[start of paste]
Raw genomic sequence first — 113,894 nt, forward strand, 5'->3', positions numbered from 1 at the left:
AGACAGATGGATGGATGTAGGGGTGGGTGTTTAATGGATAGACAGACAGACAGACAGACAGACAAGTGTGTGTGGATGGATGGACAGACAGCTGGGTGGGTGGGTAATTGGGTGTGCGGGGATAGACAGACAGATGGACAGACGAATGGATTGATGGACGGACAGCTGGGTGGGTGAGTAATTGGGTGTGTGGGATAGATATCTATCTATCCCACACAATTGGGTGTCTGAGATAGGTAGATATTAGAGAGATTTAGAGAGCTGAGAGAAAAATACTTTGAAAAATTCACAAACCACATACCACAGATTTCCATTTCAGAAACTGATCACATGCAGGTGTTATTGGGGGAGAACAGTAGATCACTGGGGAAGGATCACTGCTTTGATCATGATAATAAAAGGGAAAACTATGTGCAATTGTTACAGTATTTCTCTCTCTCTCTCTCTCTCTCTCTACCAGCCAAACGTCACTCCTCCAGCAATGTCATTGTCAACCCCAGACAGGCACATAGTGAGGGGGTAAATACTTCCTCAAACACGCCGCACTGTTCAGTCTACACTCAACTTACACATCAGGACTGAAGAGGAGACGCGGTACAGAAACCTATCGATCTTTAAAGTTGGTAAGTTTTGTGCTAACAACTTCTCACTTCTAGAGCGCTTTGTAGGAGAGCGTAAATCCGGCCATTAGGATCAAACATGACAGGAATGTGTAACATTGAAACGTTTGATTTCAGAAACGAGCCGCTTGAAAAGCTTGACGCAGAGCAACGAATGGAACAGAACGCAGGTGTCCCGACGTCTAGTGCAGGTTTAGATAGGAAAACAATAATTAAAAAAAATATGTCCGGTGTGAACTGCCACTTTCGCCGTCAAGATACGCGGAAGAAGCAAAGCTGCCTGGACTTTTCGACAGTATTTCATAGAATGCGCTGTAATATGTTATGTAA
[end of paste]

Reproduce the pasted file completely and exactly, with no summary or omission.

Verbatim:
Raw genomic sequence first — 113,894 nt, forward strand, 5'->3', positions numbered from 1 at the left:
AGACAGATGGATGGATGTAGGGGTGGGTGTTTAATGGATAGACAGACAGACAGACAGACAGACAAGTGTGTGTGGATGGATGGACAGACAGCTGGGTGGGTGGGTAATTGGGTGTGCGGGGATAGACAGACAGATGGACAGACGAATGGATTGATGGACGGACAGCTGGGTGGGTGAGTAATTGGGTGTGTGGGATAGATATCTATCTATCCCACACAATTGGGTGTCTGAGATAGGTAGATATTAGAGAGATTTAGAGAGCTGAGAGAAAAATACTTTGAAAAATTCACAAACCACATACCACAGATTTCCATTTCAGAAACTGATCACATGCAGGTGTTATTGGGGGAGAACAGTAGATCACTGGGGAAGGATCACTGCTTTGATCATGATAATAAAAGGGAAAACTATGTGCAATTGTTACAGTATTTCTCTCTCTCTCTCTCTCTCTCTCTACCAGCCAAACGTCACTCCTCCAGCAATGTCATTGTCAACCCCAGACAGGCACATAGTGAGGGGGTAAATACTTCCTCAAACACGCCGCACTGTTCAGTCTACACTCAACTTACACATCAGGACTGAAGAGGAGACGCGGTACAGAAACCTATCGATCTTTAAAGTTGGTAAGTTTTGTGCTAACAACTTCTCACTTCTAGAGCGCTTTGTAGGAGAGCGTAAATCCGGCCATTAGGATCAAACATGACAGGAATGTGTAACATTGAAACGTTTGATTTCAGAAACGAGCCGCTTGAAAAGCTTGACGCAGAGCAACGAATGGAACAGAACGCAGGTGTCCCGACGTCTAGTGCAGGTTTAGATAGGAAAACAATAATTAAAAAAAATATGTCCGGTGTGAACTGCCACTTTCGCCGTCAAGATACGCGGAAGAAGCAAAGCTGCCTGGACTTTTCGACAGTATTTCATAGAATGCGCTGTAATATGTTATGTAA